Air Seychelles pilot a hero, Emirates Airlines A380 pilot in trouble, passengers extremely lucky!


The hero was the pilot of an Air Seychelles Airbus A330-243 operated as HM 54 flying from Mauritius to  Seychelles. In trouble is the pilot of Emirates Airlines, flying an A380 super jumbo as EK703 from Dubai to Mauritius. Hundreds of passengers that flew over the Southern Indian Ocean on Friday are extremely lucky to be alive after they escaped some dangerous skies over Mauritius.

“The Emirates Airline pilot will be in trouble if I file a report. If you are not filing a report I will close the matter as well.” These are the words of Mauritius Air Traffic Controller to the Air Seychelles Airbus 330 pilot the most likely largest civil airline disaster was avoided two days ago over the Indian Ocean on an air route between the Seychelles and Mauritius. The report was filed anyway – and the outcome is pending.

An Airbus A380 Super Jumbo operated by Dubai based Emirates Airlines, and an Airbus A330 operated by Air Seychelles almost collided, if it wasn’t for a quick heroic action by the Air Seychelles Pilot.

Both crews were visual with each other, received TCAS resolution advisories, in addition HM-54 turned right. Position data off transponders of both aircraft shows that the horizontal separation between the aircraft was about 7.5nm when both aircraft passed through Flight leval 360 at 0 feet vertical separation and was about 4nm when the vertical separation between the aircraft reached 1000 feet again with EK-703 below FL360 and HM-54 leveling off at Flight level 370.

Here is what happened:
On 14th July 2017, Emirates 703 (EK703) an Airbus A380-861 from Dubai (DXB) to Mauritius (MRU) was cruising at an altitude of 40,000 Feet before requesting descent to Mauritius for Runway 14. Seychelles 054 (HM054) an Airbus A330-243 was leaving Mauritius for Seychelles and given clearance by Mauritius ATC to climb and maintain 37,000 Ft. Upon requesting descent, EK703 was given clearance to descend and maintain 38,000 Ft due to crossing HM054 at time 13:07(UTC). EK703 read back Flight Level 360 (36,000 Ft) to Mauritius ATC instead of Flight Level 380 (38,000 Ft).

Why are the ATC in manual? Why nor SSR or Primary Radar in use? ICAO should conduct a study if this is a busy international Air Route and if that’s the case this region should be recomended to provide SSR (Secondary Service) for the safe and efficient conduct of flight which was the main objective of providing an Air Traffic Control Service.

Emirates Airlines is not without dark secrets, as the video below

Numerous reports talk about Emirates pilots to be overworked and often fly fatigue.  If a pilot is tired and calls in sick, Emirates management will punish him or her>

Another worker for Emirates has a different story to tell: “I work for Emirates and nothing from what she is saying is true. I joined them in June 2012 and I am extremely happy at Emirates and proud to work for Emirates. I am even planning to retire with them. They are extremely fair and transparent in their benefits for the employees. All policies and procedure are clear. Nothing is hidden. Emirates is one of the best companies in the world which is very well-managed, period.”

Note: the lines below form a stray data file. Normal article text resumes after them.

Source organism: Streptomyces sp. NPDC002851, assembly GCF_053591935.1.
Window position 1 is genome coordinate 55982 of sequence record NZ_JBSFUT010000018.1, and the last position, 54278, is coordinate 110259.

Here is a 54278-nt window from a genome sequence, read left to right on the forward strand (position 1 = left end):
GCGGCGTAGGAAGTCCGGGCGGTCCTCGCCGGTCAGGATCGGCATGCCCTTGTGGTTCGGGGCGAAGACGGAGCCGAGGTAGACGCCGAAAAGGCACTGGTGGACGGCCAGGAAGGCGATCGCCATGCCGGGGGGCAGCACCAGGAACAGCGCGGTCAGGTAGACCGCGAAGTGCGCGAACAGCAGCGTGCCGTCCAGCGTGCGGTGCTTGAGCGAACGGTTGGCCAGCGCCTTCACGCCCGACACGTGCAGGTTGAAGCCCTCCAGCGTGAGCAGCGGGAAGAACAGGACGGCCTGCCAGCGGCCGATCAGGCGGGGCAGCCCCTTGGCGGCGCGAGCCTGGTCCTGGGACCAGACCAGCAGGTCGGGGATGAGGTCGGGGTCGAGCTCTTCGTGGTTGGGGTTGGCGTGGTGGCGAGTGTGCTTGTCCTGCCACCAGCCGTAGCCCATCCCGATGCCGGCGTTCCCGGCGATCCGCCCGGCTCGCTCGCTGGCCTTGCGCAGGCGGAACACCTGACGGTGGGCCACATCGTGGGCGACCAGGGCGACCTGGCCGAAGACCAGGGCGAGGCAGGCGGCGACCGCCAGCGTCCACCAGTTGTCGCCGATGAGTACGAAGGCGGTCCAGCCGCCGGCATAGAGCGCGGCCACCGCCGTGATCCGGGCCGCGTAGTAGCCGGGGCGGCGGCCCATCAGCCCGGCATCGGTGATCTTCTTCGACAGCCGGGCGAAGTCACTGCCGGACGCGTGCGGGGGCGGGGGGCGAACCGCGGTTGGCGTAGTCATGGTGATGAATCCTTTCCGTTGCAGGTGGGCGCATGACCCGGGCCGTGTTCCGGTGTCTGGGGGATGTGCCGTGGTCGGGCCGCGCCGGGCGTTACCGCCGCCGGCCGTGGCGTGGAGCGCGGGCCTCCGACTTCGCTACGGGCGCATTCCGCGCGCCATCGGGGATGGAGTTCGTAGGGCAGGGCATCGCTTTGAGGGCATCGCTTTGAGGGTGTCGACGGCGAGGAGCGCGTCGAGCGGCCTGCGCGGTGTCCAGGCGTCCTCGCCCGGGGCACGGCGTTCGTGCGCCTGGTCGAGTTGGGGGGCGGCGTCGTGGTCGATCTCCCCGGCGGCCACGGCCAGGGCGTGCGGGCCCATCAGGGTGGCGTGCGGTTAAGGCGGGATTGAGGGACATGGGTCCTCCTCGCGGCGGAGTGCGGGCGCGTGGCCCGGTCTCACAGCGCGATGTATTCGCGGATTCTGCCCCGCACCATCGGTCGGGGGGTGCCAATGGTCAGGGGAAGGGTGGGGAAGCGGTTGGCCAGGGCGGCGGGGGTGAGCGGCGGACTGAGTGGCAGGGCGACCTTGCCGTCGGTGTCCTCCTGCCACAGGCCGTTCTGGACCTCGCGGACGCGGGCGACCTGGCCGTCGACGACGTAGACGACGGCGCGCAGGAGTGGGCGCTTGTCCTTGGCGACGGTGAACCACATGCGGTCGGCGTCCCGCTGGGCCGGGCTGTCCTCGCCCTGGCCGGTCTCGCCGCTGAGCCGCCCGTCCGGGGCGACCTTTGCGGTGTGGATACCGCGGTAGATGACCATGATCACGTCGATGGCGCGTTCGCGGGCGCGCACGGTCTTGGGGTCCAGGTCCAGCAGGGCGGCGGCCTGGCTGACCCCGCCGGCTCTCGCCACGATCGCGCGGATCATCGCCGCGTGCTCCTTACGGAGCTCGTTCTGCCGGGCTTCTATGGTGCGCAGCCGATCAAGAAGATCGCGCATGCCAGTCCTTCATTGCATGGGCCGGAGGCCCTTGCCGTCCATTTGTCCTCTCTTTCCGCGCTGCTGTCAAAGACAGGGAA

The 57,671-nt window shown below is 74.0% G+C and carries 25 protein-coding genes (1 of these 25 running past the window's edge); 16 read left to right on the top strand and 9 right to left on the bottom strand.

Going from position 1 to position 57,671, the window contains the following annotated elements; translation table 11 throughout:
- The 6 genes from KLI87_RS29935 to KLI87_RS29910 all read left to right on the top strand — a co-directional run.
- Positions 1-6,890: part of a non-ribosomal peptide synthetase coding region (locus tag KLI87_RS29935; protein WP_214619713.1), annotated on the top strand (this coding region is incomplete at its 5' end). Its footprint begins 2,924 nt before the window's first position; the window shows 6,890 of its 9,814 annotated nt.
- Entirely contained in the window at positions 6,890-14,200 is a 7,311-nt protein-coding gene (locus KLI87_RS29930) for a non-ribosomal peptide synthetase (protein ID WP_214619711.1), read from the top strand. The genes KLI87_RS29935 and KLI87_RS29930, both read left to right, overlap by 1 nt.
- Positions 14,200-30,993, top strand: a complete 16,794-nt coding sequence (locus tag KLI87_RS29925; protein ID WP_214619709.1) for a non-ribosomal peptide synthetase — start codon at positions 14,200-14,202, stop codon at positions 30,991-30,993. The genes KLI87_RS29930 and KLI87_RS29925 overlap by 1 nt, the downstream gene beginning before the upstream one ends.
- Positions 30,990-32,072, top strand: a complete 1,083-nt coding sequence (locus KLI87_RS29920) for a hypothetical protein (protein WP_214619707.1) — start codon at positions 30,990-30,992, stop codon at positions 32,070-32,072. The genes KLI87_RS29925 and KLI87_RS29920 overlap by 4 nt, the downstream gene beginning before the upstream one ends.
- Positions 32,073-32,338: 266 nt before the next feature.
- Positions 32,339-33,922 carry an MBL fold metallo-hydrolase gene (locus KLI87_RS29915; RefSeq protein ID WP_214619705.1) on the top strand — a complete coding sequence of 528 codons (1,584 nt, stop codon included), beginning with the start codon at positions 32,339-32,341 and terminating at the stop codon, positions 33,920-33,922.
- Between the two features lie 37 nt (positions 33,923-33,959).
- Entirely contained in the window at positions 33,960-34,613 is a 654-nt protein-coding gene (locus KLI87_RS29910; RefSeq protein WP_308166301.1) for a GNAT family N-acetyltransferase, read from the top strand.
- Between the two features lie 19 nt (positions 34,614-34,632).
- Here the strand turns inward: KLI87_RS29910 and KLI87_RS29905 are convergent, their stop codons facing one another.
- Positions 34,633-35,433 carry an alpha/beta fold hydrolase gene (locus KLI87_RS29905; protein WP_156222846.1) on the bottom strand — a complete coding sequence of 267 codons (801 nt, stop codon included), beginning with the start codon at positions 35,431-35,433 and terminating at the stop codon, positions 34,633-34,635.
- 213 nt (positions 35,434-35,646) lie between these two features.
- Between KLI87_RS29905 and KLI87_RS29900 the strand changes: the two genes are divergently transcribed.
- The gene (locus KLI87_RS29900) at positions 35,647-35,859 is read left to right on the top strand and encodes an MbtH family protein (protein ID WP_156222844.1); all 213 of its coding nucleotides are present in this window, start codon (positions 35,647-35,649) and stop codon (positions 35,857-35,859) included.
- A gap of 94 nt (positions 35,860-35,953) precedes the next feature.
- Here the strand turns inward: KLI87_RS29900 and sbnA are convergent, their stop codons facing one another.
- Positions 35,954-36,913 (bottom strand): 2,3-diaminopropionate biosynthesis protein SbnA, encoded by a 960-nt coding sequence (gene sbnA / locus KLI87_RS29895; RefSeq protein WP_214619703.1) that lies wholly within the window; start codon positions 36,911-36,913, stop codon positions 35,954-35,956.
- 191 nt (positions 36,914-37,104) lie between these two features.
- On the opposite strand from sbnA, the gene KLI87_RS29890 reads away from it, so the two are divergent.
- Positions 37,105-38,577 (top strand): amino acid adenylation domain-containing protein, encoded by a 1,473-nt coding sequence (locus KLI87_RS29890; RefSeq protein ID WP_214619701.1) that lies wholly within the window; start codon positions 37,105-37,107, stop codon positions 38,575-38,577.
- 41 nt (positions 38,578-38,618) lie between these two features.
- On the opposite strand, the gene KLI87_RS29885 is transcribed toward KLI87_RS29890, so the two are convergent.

• David

    Please let’s look at the facts and advance air safety by seeing where it went wrong so others can learn from human or system errors. The EK pilots mis-understood the flight level he was cleared down to and when he read back the instruction the air traffic controller did not register the error. The controller advised both the Air Seychelles and Emirates pilots of their proximities. Both aircraft are mandatorily equipped with TCAS equipment that alert crews and also takes evasive action when trajectories are predicted to be conflicting. This is what happened and the Air Seychelles aircraft took evasive action as per set procedure. Don’t dramatize and there are no heros here. This is not an uncommon occurrence in aviation. What I did find a concern is the controller asking if the pilot would be filing a report. It is mandatory in the interest of flight safety to do so. In summary flight safety has improved by leaps and bounds by developing a just culture and transparency. This article on the event does not foster this spirit in my humble view.

    • Rainer

      David, I totally agree. The shocking element of this article is the inactivity by the controller and the fact that apparently he/she asked whether to file a report.

      • GEOFFREY Bokot

        I think the controller should not be excited. He was in the control room to pick the read back from the pilot!! Why didn’t he hear the read back? Is his/her hearing impaired? The CAA must find out why he could not pick the read back. If there are Human Factor issues it should be investigated to avoid a repeat. This is the spirit. But the controller must be honest and say why he could not get the read back for a purpose of correcting the pilot.

        Geoffrey Okot

  • Why dramatise the whole fact with such a misleading title?

    The air traffic controller is at fault

    The air traffic controller is in a more less noisy place than the pilot with an A380 with 4 engines noises

    If the Pilot misunderstood the instruction and readed it to the air traffic controller, what was the job of the ATC? to correct the pilot

    but he didn’t

    Instead he moved forward to ask their proximities etc

    so basically the fault is the ATC and not the pilot

    THe ATC needs to be updated anyway

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